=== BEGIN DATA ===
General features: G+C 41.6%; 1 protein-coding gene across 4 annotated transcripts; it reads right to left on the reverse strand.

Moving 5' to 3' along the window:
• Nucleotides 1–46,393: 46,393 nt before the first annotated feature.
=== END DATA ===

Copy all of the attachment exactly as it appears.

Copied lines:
General features: G+C 41.6%; 1 protein-coding gene across 4 annotated transcripts; it reads right to left on the reverse strand.

Moving 5' to 3' along the window:
• Nucleotides 1–46,393: 46,393 nt before the first annotated feature.